The World Council of Churches and UNICEF have signed a partnership to work together to support children's rights, with special initial focus on two major issues: violence against children and climate change.
UNICEF will work with WCC members – over half a billion Christians in 140 countries – to recognize, monitor and promote children's rights within their communities and congregations, the WCC said in a statement.
"The World Council of Churches is well placed to answer the international community's call to help bring about a world fit for children," said Rev. Olav Fykse Tveit, the WCC general secretary.
"From a faith-based perspective, we will call upon member churches to improve the lives of children through the development and implementation of child rights principles and tools," he said.
UNICEF's knowledge on children's rights and violence prevention and the WCC's longstanding theological legacy and commitment to children, will help the UN group and the churches achieve positive change for children around the world.
"UNICEF has a long history of working with religious institutions," said Liza Barrie, Chief of UNICEF's Civil Society Partnerships Unit at the Ecumenical Centre in Geneva.
Both WCC and UNICEF have a strong track record in confronting violence against children.
The World Council of Churches had a "Decade to Overcome Violence 2001-2010."
UNICEF's most recent report on the subject, Hidden in Plain Sight, sheds a light on the magnitude and pervasiveness of the problem, calling for action at all levels of society.
Climate change will undermine the basic rights of children, and those from the poorest families will suffer the most.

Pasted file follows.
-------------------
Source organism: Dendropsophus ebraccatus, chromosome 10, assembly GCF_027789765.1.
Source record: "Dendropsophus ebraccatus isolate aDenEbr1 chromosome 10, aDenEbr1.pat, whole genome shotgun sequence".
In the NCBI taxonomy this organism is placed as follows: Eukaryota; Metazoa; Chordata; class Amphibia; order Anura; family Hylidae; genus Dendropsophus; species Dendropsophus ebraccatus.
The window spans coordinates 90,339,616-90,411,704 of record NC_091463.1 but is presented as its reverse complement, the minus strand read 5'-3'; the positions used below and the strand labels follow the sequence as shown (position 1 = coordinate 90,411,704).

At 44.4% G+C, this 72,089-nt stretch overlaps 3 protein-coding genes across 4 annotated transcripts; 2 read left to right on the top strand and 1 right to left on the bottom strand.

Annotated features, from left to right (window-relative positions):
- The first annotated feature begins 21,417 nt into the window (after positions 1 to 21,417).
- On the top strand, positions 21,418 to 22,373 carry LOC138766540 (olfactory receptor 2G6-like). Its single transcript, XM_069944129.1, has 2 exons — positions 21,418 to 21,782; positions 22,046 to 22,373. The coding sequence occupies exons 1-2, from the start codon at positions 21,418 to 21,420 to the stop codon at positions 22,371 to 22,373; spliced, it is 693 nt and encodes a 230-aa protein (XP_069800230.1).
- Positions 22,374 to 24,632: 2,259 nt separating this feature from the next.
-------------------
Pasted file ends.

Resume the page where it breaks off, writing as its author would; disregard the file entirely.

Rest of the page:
The partnership will aim to influence behaviours to reduce carbon footprints, by working together to raise awareness and end harmful practices.
It will make use of UNICEF's strong evidence on the adverse impact of climate change on children with WCC's broad reach to families and communities.
"The commitment of WCC's leadership to support young people as agents of change reflects the organization's goals to promote implement and monitor children's rights around the world," said Barrie.
The partnership will develop "Children's Rights Principles and Tools for Churches", outlining actions members may take to support children's rights.
It will help WCC member churches, specialized ministries and ecumenical partners apply the "principles" within their own domains, and also to be advocates for children's rights within the wider community, both in terms of individual behaviour and public policies.
In addition, WCC members can undergo ethics training conducted by Arigatou International.
The global faith-based organization will use the model it developed with UNICEF and UNESCO, "Learning to Live Together," to offer training sessions on children's rights among congregations, the WCC said.
WCC and UNICEF will hold a seminar in Geneva on November 19 ahead of the anniversary of the Convention on the Rights of the Child (November 20).